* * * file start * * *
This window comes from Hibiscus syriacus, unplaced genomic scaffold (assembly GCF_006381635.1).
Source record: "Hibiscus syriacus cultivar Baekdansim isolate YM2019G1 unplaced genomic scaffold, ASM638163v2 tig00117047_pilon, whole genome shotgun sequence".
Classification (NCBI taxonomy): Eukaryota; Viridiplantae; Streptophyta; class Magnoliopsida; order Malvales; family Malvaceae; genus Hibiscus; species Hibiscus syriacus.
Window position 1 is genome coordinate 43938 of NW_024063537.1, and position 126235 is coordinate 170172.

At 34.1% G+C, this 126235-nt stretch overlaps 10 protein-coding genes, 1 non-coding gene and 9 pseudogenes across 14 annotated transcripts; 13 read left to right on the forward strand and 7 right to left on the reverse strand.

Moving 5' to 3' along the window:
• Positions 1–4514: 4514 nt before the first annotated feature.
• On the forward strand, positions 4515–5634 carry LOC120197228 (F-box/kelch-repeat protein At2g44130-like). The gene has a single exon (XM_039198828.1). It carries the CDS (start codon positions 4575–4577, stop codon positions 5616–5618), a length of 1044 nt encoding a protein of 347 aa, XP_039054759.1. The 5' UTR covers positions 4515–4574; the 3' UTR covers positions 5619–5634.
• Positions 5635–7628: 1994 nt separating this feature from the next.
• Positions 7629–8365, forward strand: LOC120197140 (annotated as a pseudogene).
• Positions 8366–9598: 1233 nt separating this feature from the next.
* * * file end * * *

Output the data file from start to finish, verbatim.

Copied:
This window comes from Hibiscus syriacus, unplaced genomic scaffold (assembly GCF_006381635.1).
Source record: "Hibiscus syriacus cultivar Baekdansim isolate YM2019G1 unplaced genomic scaffold, ASM638163v2 tig00117047_pilon, whole genome shotgun sequence".
Classification (NCBI taxonomy): Eukaryota; Viridiplantae; Streptophyta; class Magnoliopsida; order Malvales; family Malvaceae; genus Hibiscus; species Hibiscus syriacus.
Window position 1 is genome coordinate 43938 of NW_024063537.1, and position 126235 is coordinate 170172.

At 34.1% G+C, this 126235-nt stretch overlaps 10 protein-coding genes, 1 non-coding gene and 9 pseudogenes across 14 annotated transcripts; 13 read left to right on the forward strand and 7 right to left on the reverse strand.

Moving 5' to 3' along the window:
• Positions 1–4514: 4514 nt before the first annotated feature.
• On the forward strand, positions 4515–5634 carry LOC120197228 (F-box/kelch-repeat protein At2g44130-like). The gene has a single exon (XM_039198828.1). It carries the CDS (start codon positions 4575–4577, stop codon positions 5616–5618), a length of 1044 nt encoding a protein of 347 aa, XP_039054759.1. The 5' UTR covers positions 4515–4574; the 3' UTR covers positions 5619–5634.
• Positions 5635–7628: 1994 nt separating this feature from the next.
• Positions 7629–8365, forward strand: LOC120197140 (annotated as a pseudogene).
• Positions 8366–9598: 1233 nt separating this feature from the next.